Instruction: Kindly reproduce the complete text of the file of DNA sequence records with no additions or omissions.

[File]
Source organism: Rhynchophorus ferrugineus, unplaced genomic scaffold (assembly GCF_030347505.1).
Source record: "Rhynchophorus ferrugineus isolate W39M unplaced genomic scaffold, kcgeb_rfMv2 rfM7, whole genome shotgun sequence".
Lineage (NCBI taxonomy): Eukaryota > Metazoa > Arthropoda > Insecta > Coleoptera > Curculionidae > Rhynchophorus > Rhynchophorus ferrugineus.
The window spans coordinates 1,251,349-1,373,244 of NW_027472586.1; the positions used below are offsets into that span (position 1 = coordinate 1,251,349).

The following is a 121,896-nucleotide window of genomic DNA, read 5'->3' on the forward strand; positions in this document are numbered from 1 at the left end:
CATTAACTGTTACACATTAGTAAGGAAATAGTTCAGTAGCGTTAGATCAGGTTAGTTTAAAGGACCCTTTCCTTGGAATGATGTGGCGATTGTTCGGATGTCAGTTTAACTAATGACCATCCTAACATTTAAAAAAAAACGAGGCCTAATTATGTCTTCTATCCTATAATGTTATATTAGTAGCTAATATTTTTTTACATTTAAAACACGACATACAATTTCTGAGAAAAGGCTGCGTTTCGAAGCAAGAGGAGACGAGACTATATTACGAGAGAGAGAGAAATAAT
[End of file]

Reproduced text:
Source organism: Rhynchophorus ferrugineus, unplaced genomic scaffold (assembly GCF_030347505.1).
Source record: "Rhynchophorus ferrugineus isolate W39M unplaced genomic scaffold, kcgeb_rfMv2 rfM7, whole genome shotgun sequence".
Lineage (NCBI taxonomy): Eukaryota > Metazoa > Arthropoda > Insecta > Coleoptera > Curculionidae > Rhynchophorus > Rhynchophorus ferrugineus.
The window spans coordinates 1,251,349-1,373,244 of NW_027472586.1; the positions used below are offsets into that span (position 1 = coordinate 1,251,349).

The following is a 121,896-nucleotide window of genomic DNA, read 5'->3' on the forward strand; positions in this document are numbered from 1 at the left end:
CATTAACTGTTACACATTAGTAAGGAAATAGTTCAGTAGCGTTAGATCAGGTTAGTTTAAAGGACCCTTTCCTTGGAATGATGTGGCGATTGTTCGGATGTCAGTTTAACTAATGACCATCCTAACATTTAAAAAAAAACGAGGCCTAATTATGTCTTCTATCCTATAATGTTATATTAGTAGCTAATATTTTTTTACATTTAAAACACGACATACAATTTCTGAGAAAAGGCTGCGTTTCGAAGCAAGAGGAGACGAGACTATATTACGAGAGAGAGAGAAATAAT